Monday, December 05, 2011

Remembering to say thank you

I remember a good many years ago the church I attended at that time often used to sing an old hymn with a chorus that went like this:

Count your blessings, name them one by one,
Count your blessings, see what God hath done;
Count your blessings, name them one by one,
And it will surprise you what the Lord hath done.

After we had sung the chorus for the last time, the senior pastor would add a second chorus of his own:

Count your blessings, name them two by two,
Count your blessings, see what God can do;
Count your blessings, name them four by four,
And it will surprise you there are millions more.

In my mind's eye, I can see him still.

Broadly, there are two classes of people: those who see the negative in every situation, and complain; and those who see the positive in every situation, and are thankful. I know which group of people is the happier.

Gratitude needs to be expressed. "In everything give thanks," says Paul (1 Thess 5:18). Somebody said the saddest thing for an atheist is when he feels thankful and he has nobody to thank. I don't know about that, but I do know the rest of us aren't in that situation.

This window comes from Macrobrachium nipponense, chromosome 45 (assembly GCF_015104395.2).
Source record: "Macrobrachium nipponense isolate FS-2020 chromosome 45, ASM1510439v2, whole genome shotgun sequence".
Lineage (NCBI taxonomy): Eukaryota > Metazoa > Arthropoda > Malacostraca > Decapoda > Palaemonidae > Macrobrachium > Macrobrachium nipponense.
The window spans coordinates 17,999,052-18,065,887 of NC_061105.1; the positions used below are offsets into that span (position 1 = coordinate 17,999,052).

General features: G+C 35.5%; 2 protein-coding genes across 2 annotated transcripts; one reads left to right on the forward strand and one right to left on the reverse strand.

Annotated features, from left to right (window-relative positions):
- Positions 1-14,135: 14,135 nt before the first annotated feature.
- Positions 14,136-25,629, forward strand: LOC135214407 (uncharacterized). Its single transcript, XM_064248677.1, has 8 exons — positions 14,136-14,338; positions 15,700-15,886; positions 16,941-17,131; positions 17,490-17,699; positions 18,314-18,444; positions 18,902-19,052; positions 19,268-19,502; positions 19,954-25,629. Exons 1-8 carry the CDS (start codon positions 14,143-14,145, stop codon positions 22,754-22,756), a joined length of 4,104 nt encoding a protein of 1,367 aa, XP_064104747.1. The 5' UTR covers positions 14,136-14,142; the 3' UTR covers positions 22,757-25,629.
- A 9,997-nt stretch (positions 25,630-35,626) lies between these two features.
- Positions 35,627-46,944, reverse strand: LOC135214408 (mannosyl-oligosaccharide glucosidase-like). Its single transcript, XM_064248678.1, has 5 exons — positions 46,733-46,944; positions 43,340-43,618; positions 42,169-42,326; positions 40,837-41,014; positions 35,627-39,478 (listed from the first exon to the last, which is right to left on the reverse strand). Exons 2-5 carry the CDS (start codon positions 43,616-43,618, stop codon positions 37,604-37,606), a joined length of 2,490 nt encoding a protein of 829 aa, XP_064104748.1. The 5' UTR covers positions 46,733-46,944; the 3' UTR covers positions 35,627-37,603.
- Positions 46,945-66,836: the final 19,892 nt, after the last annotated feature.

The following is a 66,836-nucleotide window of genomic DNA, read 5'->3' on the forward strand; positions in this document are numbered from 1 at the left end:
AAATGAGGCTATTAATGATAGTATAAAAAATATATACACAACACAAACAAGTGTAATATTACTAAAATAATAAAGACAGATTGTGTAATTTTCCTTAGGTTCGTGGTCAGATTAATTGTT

"Enter into his gates with thanksgiving," says the Bible, "and into his courts with praise" (Psa 100:4). So don't dash straight into God's presence with a shopping list. Thanks first.

The other day I was looking at the number of instructions there are in the Bible to give thanks. If you were to count up the number of exhortations to thanksgiving in the book of Psalms, I'm sure you'd soon lose count.

I have decided I want to recognise the things I have to be thankful for more readily and to express my gratitude more often.

How about the following?

There is no greater difference between men than between grateful and ungrateful people. - R. H. Blyth.

When we were children we were grateful to those who filled our stockings at Christmas time. Why are we not grateful to God for filling our stockings with legs? - G. K. Chesterton.

And this:

If you concentrate on finding what is good in every situation, you will discover that your life will suddenly be filled with gratitude, a feeling that nurtures the soul. - Rabbi Harold Kushner.